A research project in conjunction with the German Environment Ministry showed that some were as contaminated as water from sewage works for the oestrogen-like substances.
Martin Wagner, who worked on the study, said in a statement, “When we started the work we did not expect to find such a massive oestrogen contamination in a foodstuff which is so strictly controlled.”
The scientists examined 20 different brands of mineral waters, 12 of which displayed heightened hormone content.
The study, which will be published in the Environmental Science and Pollution Research journal showed that those waters in PET plastic bottles had around twice as much oestrogen contamination as those in glass bottles.
It is thought that the plastic ingredient bisphenol A, which acts like oestrogen, leaches out of the plastic bottles.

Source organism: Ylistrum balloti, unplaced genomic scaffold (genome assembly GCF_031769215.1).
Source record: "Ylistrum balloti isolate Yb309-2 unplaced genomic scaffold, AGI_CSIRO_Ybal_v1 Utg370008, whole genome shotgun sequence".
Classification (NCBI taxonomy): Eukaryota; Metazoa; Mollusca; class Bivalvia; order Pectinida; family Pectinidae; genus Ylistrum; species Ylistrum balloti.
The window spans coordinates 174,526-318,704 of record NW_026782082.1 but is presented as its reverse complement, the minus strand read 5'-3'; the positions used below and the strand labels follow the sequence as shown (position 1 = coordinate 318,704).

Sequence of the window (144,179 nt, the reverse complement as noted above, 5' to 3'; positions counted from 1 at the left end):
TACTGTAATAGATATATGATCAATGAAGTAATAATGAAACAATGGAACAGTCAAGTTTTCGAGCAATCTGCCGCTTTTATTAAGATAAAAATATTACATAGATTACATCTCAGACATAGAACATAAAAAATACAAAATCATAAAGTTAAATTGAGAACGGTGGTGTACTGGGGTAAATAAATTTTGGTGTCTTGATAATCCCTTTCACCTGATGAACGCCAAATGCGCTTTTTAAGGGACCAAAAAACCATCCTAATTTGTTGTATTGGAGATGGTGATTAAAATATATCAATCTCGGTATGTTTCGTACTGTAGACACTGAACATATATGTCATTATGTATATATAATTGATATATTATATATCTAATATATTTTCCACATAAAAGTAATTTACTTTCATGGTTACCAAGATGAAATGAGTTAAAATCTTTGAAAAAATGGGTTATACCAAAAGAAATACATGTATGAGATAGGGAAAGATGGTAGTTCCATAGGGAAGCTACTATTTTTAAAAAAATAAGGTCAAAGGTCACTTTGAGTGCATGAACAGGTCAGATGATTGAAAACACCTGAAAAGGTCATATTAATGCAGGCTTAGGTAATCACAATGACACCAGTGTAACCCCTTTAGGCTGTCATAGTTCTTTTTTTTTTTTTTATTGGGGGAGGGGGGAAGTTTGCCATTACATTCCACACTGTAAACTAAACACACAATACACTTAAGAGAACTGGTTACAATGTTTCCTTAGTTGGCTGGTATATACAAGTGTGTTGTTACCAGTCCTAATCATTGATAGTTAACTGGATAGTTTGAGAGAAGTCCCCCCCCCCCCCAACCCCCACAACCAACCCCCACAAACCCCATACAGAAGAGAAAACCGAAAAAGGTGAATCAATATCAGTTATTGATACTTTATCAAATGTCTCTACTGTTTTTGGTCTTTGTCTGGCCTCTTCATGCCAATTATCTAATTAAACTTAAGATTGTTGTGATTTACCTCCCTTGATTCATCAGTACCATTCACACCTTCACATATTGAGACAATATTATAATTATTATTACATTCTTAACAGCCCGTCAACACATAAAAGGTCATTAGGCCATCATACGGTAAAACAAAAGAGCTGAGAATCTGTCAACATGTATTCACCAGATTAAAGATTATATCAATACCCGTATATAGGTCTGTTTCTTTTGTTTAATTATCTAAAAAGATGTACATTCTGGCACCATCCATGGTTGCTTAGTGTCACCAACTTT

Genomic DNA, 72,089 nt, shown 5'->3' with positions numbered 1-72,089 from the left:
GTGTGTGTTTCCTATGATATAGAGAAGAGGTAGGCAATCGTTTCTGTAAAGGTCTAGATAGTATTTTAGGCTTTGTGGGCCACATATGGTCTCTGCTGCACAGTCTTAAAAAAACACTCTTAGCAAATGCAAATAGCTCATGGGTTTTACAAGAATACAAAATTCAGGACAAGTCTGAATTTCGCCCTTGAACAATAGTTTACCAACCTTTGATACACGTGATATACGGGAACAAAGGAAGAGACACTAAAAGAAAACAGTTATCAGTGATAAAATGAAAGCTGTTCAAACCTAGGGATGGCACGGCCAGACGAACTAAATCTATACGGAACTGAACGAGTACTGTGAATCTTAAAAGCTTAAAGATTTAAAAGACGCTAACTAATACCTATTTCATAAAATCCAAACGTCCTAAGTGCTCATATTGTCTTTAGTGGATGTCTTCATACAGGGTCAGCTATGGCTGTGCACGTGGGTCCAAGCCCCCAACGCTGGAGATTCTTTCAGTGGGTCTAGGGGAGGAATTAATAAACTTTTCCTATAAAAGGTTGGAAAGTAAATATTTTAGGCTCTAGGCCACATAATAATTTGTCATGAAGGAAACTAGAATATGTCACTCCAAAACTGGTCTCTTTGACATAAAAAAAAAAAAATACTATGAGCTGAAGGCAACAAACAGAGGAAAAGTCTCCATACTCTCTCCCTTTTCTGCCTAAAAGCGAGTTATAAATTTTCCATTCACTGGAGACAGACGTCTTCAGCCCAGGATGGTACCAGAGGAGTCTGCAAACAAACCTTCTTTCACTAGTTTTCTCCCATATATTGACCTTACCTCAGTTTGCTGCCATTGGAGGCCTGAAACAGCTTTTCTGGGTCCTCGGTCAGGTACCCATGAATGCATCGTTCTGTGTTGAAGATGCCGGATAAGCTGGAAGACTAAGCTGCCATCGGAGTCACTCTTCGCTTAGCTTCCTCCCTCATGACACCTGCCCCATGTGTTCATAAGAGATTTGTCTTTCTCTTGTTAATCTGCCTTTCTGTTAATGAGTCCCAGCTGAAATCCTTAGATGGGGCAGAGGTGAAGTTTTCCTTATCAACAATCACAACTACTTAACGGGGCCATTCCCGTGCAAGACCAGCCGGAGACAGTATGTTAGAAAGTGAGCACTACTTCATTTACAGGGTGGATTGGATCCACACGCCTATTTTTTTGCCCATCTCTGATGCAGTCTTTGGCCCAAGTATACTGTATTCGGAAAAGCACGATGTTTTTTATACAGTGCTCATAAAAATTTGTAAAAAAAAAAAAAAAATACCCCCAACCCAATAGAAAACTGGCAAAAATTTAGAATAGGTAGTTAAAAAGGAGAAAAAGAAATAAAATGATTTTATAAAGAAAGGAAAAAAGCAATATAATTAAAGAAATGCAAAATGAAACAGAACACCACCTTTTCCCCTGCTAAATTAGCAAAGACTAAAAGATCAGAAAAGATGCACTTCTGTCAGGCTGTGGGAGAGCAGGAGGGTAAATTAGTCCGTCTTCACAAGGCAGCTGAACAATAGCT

“In real life we are not dealing with a single chemical, but with many environmental hormones,” said Professor Jörg Oehlmann, who led the study.
In order to investigate this cocktail effect, the scientists used a genetically-modified strain of yeast which contained human oestrogen receptors.
It is not yet known whether the mineral water contamination could present a health risk.
“Our results show that we are coming into contact with a greater level of environmental hormones than we had previously thought,” Oehlmann. “But we do not yet know anything about their absorption or excretion in and out of the human body.”
It is also not yet known exactly which substance is responsible for the hormonal contamination of the water – the Frankfurt team is continuing to work on this.